Denominalisation, or verbing as it is also known, describes converting a noun into a verb. It is a phenomenon that has become increasingly common in English as we shorten our speech to make it quicker and easier to say what we want.
Some denominalisations have been used so frequently and for such a period of time that we hardly notice them at all, for example if you ‘book’ a table at a restaurant or ‘foot’ the bill. Others have been converted from noun to verb more recently, or are only used in specific contexts, making them sound like jargon. For this reason, many people find their use as verbs irritating or unpalatable.
However, we should keep in mind that all languages naturally evolve over time, and speech or writing that is too long or complex can be unappealing to read or listen to and can confuse the point being conveyed. There are circumstances when denominalisation is appropriate and even preferable, for example in an advertisement that is intended to catch the reader’s attention. A short, snappy piece of text is far more likely to be read and considered by the reader than a much longer and wordier piece.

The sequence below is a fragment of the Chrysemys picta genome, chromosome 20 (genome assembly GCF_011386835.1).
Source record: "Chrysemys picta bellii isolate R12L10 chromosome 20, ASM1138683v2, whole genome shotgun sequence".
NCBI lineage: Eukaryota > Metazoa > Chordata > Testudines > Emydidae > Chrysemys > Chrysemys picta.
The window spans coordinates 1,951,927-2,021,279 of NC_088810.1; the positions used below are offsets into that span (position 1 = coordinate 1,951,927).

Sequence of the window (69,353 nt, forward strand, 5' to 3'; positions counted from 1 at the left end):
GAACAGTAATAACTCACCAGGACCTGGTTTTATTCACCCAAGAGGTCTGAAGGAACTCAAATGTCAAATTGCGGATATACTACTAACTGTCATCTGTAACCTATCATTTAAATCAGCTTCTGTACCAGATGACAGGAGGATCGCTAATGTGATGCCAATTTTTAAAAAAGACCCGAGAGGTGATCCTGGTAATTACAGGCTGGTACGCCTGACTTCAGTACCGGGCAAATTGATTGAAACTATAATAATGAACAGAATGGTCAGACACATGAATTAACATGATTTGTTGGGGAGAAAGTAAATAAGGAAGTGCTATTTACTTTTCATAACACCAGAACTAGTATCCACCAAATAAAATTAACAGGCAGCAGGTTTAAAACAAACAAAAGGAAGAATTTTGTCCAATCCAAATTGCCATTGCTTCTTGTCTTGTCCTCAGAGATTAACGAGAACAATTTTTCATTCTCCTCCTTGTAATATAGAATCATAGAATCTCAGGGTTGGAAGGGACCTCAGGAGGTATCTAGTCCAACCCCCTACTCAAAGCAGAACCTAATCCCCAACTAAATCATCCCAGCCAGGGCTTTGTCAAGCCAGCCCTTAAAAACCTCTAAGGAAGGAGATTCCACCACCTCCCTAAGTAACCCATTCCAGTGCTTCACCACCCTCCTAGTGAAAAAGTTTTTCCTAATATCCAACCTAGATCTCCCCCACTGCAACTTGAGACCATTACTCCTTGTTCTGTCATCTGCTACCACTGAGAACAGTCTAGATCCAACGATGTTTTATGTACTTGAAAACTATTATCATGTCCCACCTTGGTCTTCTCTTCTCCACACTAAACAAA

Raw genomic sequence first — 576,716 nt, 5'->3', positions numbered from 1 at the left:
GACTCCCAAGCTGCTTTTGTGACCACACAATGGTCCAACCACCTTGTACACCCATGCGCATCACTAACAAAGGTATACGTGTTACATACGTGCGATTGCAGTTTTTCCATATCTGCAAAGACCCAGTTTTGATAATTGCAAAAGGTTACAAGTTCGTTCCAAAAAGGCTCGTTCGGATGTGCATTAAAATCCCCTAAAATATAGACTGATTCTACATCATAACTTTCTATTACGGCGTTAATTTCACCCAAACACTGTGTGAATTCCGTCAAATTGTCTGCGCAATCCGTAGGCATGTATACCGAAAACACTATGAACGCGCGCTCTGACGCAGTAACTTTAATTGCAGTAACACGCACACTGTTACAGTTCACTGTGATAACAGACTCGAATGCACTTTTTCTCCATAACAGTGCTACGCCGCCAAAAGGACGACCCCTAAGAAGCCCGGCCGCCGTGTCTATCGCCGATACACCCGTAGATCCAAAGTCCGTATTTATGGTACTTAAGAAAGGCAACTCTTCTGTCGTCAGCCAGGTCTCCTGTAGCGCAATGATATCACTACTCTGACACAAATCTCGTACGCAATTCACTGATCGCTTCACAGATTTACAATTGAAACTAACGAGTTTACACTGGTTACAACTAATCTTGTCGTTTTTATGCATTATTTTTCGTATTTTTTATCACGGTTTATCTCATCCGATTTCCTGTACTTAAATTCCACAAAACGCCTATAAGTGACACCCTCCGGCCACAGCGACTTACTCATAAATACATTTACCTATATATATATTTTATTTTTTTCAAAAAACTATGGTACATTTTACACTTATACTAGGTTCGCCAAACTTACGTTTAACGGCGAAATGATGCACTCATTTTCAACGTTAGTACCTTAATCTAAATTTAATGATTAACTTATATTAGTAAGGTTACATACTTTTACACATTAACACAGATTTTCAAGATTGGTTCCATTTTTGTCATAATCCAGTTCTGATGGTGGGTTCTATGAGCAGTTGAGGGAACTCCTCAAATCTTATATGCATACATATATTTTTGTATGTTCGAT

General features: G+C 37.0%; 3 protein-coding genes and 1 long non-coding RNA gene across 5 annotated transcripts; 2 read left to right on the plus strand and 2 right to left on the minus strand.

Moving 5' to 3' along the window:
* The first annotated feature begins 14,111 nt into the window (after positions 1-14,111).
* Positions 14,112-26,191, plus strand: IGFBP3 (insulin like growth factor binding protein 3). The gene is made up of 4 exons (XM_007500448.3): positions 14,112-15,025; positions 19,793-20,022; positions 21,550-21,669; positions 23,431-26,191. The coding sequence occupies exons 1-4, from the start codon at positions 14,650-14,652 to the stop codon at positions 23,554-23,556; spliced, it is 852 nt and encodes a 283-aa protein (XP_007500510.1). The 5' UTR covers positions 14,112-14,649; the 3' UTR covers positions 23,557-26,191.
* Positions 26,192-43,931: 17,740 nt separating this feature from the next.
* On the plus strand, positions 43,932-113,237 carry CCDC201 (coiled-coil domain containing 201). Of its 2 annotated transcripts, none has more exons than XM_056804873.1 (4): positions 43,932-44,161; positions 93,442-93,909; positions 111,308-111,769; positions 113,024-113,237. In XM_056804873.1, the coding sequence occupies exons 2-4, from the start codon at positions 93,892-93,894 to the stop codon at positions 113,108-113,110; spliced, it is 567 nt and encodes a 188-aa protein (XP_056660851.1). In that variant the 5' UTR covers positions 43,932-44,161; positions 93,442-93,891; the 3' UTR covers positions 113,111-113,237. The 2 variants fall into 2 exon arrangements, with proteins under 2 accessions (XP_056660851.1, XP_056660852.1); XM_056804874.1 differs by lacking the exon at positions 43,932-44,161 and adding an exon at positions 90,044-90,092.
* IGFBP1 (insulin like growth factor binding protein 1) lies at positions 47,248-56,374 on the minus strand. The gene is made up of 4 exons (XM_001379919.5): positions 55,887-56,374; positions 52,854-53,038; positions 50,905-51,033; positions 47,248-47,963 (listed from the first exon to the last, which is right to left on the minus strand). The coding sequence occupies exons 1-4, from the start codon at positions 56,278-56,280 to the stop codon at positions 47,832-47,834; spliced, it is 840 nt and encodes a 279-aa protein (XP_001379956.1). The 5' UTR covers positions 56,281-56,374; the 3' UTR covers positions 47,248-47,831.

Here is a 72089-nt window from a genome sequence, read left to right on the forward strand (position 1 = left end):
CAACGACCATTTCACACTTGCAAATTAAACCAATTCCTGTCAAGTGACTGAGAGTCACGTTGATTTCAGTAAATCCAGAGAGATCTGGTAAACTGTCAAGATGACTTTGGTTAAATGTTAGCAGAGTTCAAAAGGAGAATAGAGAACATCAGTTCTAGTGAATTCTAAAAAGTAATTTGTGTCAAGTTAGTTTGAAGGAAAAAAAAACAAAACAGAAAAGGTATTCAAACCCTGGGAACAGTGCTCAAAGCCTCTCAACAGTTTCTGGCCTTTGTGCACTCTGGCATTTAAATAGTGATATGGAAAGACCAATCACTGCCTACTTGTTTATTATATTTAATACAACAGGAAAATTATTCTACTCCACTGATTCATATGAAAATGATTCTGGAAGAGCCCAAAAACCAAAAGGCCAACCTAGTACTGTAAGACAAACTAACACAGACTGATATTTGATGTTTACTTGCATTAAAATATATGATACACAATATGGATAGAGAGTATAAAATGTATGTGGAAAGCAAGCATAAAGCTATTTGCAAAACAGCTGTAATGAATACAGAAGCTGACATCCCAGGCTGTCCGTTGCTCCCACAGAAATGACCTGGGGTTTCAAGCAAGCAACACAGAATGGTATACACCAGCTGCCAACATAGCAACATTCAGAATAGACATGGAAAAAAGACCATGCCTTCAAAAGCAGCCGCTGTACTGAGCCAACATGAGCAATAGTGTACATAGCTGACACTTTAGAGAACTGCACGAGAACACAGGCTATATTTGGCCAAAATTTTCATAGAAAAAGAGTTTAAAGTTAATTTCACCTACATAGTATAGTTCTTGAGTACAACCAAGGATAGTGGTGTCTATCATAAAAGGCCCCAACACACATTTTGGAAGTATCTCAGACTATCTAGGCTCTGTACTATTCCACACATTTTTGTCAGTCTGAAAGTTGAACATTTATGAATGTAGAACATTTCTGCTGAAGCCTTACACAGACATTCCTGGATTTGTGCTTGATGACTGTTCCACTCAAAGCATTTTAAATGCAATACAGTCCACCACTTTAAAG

When deciding whether or not to use a denominalisation, it is best to consider the purpose and context of your writing. Informal or semi-formal communications, such as emails between colleagues, are acceptable contexts for denominalisation, as are documents where keeping text short and to the point is a priority. For more formal documents, unless denominalisation is part of the normal vocabulary or jargon of the topic on which you are writing, it is best to avoid it.